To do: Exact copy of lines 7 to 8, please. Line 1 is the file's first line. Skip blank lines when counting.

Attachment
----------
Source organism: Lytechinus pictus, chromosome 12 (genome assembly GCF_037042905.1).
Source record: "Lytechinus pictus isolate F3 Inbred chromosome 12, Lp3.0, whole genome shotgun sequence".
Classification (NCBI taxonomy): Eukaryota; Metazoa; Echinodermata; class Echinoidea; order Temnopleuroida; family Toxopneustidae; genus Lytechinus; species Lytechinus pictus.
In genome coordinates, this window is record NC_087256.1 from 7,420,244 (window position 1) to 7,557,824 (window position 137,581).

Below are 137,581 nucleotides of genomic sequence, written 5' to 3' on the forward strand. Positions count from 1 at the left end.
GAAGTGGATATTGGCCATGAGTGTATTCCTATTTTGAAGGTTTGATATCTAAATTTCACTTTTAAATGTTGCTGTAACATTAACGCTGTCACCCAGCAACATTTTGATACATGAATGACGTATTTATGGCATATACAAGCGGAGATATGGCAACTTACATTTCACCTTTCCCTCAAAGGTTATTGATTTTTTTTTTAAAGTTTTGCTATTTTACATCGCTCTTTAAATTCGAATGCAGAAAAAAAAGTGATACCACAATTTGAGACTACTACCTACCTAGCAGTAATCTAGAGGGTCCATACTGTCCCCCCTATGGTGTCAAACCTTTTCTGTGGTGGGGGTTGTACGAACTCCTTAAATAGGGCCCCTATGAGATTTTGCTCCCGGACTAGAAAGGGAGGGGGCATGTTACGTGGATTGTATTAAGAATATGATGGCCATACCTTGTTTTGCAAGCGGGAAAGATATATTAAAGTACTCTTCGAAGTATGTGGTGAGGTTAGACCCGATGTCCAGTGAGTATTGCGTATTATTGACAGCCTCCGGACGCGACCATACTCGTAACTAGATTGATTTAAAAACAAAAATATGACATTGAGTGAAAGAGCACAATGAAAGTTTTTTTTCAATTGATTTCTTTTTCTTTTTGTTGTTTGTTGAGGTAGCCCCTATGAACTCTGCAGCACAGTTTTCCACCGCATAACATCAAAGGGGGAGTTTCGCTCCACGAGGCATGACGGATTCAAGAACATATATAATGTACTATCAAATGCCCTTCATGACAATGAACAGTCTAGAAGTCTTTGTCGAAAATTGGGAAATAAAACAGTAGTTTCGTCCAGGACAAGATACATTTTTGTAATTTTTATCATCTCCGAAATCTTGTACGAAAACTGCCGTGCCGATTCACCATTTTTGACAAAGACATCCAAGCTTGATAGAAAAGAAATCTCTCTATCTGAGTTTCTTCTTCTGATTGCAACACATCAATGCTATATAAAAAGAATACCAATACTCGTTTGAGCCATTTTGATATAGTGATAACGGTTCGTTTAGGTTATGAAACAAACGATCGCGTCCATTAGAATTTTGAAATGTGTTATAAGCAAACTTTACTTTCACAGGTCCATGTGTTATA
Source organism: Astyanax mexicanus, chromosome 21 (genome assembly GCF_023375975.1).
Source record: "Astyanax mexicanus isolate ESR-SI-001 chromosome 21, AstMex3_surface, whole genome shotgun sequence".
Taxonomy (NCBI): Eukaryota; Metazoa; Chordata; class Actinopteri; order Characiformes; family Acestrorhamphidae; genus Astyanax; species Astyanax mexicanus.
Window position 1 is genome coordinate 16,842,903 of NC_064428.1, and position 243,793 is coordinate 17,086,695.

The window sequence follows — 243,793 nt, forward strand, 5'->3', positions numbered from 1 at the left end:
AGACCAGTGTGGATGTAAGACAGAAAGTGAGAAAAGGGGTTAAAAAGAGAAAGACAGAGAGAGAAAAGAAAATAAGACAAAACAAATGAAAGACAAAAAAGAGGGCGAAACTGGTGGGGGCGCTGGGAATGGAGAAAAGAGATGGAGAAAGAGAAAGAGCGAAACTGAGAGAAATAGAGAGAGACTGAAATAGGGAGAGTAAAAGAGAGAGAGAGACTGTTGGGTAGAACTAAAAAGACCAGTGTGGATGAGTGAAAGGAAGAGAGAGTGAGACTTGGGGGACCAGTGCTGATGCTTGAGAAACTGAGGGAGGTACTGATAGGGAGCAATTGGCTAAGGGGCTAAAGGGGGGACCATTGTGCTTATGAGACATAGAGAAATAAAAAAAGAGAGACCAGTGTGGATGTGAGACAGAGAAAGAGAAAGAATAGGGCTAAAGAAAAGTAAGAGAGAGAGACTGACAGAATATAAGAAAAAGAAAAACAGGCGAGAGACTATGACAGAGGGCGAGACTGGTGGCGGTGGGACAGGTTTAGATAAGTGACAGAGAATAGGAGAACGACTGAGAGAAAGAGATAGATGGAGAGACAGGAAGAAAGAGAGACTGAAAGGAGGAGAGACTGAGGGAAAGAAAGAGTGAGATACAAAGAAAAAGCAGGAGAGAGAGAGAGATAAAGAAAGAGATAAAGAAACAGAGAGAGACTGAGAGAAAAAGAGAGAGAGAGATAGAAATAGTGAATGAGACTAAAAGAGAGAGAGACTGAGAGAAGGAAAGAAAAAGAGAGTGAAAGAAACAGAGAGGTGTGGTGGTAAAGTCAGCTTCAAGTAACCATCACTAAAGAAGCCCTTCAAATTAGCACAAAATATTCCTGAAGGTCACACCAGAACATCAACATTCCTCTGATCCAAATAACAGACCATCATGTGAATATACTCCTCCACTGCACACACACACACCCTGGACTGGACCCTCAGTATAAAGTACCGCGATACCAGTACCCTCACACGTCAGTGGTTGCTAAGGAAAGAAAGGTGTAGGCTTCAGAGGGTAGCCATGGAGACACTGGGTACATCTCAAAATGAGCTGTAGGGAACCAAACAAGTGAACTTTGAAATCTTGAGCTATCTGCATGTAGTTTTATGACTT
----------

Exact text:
Source organism: Astyanax mexicanus, chromosome 21 (genome assembly GCF_023375975.1).
Source record: "Astyanax mexicanus isolate ESR-SI-001 chromosome 21, AstMex3_surface, whole genome shotgun sequence".